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Filmfest’s future focus

AT THE FESTIVAL: A still from the film Otelo Surfing which was shot in Durban and made by the same person who directed Surfing Soweto, Sara Blecher. It tells the story of a group of township kids who discover the joy of surfing and is set in 1989, against a backdrop of brewing conflict between two political groups. When 16-year-old Otelo Buthelezi takes to the water for the first time, it's clear that he was born to surf. But then tragedy strikes. On the day that Nelson Mandela is released from prison, Otelo is forced to choose between surfing success and justice. This is a beautifully made, insightful and entertaining film that captures a turbulent time in the history of South Africa. Photo Contributed
AT THE FESTIVAL: A still from the film Otelo Surfing which was shot in Durban and made by the same person who directed Surfing Soweto, Sara Blecher. It tells the story of a group of township kids who discover the joy of surfing and is set in 1989, against a backdrop of brewing conflict between two political groups. When 16-year-old Otelo Buthelezi takes to the water for the first time, it's clear that he was born to surf. But then tragedy strikes. On the day that Nelson Mandela is released from prison, Otelo is forced to choose between surfing success and justice. This is a beautifully made, insightful and entertaining film that captures a turbulent time in the history of South Africa. Photo Contributed Contributed

WHEN the planet defied Mayan predictions and failed to implode in December last year - a sort of Apocalypse: Just Not Now - it gave Byron Bay Film Festival director J'aimee Skippon-Volke an idea for the direction of this year's cine-fest.

"In 2012, everyone was focused on what might be the end. But in a post-2012 world, we can see that we're still here, we're all okay and it's time to focus on solutions," Ms Skippon-Volke said.

"That's what this year's film selection is starting to reflect - a world where we work together towards a brighter future." Reflecting the potential for that future are two films from different quarters: the Spanish Quem Se Importa (Who Cares?) about social entrepreneurism, and Elemental, about indigenous activists in Canada fighting the tarfields development there.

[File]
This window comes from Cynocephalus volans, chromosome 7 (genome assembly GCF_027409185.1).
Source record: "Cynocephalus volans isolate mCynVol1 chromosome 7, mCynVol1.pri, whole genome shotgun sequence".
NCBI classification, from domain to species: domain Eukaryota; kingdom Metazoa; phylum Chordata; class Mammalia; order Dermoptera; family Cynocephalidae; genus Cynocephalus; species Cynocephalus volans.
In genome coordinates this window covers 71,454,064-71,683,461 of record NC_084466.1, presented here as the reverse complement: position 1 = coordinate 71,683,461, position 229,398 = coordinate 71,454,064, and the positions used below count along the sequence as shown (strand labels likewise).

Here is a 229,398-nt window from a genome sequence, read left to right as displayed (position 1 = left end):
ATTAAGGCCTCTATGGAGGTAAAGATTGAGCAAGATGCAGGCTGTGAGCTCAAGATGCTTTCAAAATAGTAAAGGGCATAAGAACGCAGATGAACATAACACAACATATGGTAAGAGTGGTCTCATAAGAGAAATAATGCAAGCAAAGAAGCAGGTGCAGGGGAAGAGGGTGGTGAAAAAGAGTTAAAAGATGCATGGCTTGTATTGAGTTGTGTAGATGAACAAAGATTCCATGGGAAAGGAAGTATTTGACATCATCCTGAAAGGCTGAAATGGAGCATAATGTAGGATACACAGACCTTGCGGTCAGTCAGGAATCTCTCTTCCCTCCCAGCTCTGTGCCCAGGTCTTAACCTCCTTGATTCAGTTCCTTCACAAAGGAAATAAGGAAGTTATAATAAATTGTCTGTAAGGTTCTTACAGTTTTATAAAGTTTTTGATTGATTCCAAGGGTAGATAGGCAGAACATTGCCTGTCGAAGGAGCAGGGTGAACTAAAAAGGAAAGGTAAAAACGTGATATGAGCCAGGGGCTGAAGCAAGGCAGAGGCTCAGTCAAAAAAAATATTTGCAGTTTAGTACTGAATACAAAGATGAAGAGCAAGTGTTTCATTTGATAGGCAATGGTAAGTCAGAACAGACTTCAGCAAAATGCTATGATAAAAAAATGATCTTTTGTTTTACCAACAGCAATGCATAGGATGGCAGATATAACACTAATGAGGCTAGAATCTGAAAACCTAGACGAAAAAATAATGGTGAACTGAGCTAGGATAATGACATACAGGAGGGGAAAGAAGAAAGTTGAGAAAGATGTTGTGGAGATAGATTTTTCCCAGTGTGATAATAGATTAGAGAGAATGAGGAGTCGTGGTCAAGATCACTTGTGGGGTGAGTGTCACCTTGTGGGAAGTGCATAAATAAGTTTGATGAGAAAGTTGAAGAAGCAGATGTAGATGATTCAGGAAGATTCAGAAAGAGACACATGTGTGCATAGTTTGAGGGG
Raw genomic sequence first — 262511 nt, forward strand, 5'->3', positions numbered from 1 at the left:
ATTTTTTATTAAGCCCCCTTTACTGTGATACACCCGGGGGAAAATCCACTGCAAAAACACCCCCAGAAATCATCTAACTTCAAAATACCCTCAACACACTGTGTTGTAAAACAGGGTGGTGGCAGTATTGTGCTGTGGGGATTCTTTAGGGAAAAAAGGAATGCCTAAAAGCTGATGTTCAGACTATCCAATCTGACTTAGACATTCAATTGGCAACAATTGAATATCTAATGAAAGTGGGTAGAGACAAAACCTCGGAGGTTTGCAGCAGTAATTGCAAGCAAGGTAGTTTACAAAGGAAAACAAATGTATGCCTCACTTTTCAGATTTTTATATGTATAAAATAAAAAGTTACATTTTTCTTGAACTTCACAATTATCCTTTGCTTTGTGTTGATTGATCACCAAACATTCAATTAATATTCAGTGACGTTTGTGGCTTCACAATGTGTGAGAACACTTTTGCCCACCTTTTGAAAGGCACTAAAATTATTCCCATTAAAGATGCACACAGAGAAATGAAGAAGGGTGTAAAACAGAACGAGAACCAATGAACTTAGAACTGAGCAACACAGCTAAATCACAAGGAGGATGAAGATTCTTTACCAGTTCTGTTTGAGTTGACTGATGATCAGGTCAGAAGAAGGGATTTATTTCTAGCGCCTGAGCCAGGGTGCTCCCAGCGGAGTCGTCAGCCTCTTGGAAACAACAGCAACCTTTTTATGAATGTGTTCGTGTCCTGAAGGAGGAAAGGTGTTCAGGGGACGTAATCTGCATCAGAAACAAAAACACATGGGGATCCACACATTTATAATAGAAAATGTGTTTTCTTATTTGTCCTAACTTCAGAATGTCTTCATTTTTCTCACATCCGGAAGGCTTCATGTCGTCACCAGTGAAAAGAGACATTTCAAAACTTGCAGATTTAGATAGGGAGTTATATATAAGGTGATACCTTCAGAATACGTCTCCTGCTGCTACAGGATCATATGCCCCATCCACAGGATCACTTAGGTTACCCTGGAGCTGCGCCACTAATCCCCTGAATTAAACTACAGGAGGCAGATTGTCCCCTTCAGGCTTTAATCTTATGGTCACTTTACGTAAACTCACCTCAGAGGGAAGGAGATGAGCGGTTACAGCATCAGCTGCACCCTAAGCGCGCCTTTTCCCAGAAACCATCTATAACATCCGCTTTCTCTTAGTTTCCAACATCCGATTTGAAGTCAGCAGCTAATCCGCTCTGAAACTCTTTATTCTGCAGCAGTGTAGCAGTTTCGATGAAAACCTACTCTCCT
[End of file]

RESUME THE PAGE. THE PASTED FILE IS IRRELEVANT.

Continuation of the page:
They are just a taste of what is on the program being printed this week, which Ms Skippon-Volke said would champion the local culture and values.

Those values were centred around the environment, surfing, tolerance and respect, she said. But the theme - Open Your Aperture - was also a challenge to the community, she said, in that it was a call to maintain that openness of mind and resist the complacency that can come with living in a beautiful region.

Adding their heft to the festival, and making it more attractive to those working in the industry, are Don McAlpine, perhaps Australia's most famous cinematographer, who will be conducting a masterclass in the subject.

Mr McAlpine has credits for a string of best-selling films, from X-Men Origins: Wolverine and Moulin Rouge, back to The Adventures of Barry McKenzie, with Predator and Parenthood along the way.

Also present - and on a meet-the-buyers panel - will be Charles Scuerhoff, who is in charge of acquiring international films for the Public Broadcasting Service in the US.

If you have a project, you can come and pitch it, said Ms Skippon-Volke.

Among other workshops will be one themed Everyone Can Be a Film-maker the weekend following the festival.



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